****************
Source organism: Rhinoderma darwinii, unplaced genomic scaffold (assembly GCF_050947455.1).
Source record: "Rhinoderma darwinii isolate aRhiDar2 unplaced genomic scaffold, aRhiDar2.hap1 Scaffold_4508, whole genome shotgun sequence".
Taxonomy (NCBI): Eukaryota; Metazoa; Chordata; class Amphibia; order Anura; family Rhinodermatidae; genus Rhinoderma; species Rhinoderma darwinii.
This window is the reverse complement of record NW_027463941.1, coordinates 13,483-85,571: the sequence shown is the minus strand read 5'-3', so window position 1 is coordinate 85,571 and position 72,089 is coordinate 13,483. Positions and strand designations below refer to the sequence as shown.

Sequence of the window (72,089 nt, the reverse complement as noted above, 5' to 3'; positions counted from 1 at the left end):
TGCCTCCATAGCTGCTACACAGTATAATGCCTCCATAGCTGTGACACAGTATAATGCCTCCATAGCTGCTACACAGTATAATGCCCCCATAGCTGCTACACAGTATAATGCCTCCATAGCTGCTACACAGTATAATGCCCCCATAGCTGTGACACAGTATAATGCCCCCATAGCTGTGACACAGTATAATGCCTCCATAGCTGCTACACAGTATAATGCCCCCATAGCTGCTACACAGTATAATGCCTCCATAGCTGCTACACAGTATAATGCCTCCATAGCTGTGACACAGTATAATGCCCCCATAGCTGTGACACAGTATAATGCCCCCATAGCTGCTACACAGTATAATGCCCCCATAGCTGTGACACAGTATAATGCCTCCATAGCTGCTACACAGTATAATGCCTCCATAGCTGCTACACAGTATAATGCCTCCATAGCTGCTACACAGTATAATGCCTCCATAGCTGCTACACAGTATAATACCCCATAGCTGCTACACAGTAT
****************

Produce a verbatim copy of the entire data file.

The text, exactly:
Source organism: Rhinoderma darwinii, unplaced genomic scaffold (assembly GCF_050947455.1).
Source record: "Rhinoderma darwinii isolate aRhiDar2 unplaced genomic scaffold, aRhiDar2.hap1 Scaffold_4508, whole genome shotgun sequence".
Taxonomy (NCBI): Eukaryota; Metazoa; Chordata; class Amphibia; order Anura; family Rhinodermatidae; genus Rhinoderma; species Rhinoderma darwinii.
This window is the reverse complement of record NW_027463941.1, coordinates 13,483-85,571: the sequence shown is the minus strand read 5'-3', so window position 1 is coordinate 85,571 and position 72,089 is coordinate 13,483. Positions and strand designations below refer to the sequence as shown.

Sequence of the window (72,089 nt, the reverse complement as noted above, 5' to 3'; positions counted from 1 at the left end):
TGCCTCCATAGCTGCTACACAGTATAATGCCTCCATAGCTGTGACACAGTATAATGCCTCCATAGCTGCTACACAGTATAATGCCCCCATAGCTGCTACACAGTATAATGCCTCCATAGCTGCTACACAGTATAATGCCCCCATAGCTGTGACACAGTATAATGCCCCCATAGCTGTGACACAGTATAATGCCTCCATAGCTGCTACACAGTATAATGCCCCCATAGCTGCTACACAGTATAATGCCTCCATAGCTGCTACACAGTATAATGCCTCCATAGCTGTGACACAGTATAATGCCCCCATAGCTGTGACACAGTATAATGCCCCCATAGCTGCTACACAGTATAATGCCCCCATAGCTGTGACACAGTATAATGCCTCCATAGCTGCTACACAGTATAATGCCTCCATAGCTGCTACACAGTATAATGCCTCCATAGCTGCTACACAGTATAATGCCTCCATAGCTGCTACACAGTATAATACCCCATAGCTGCTACACAGTAT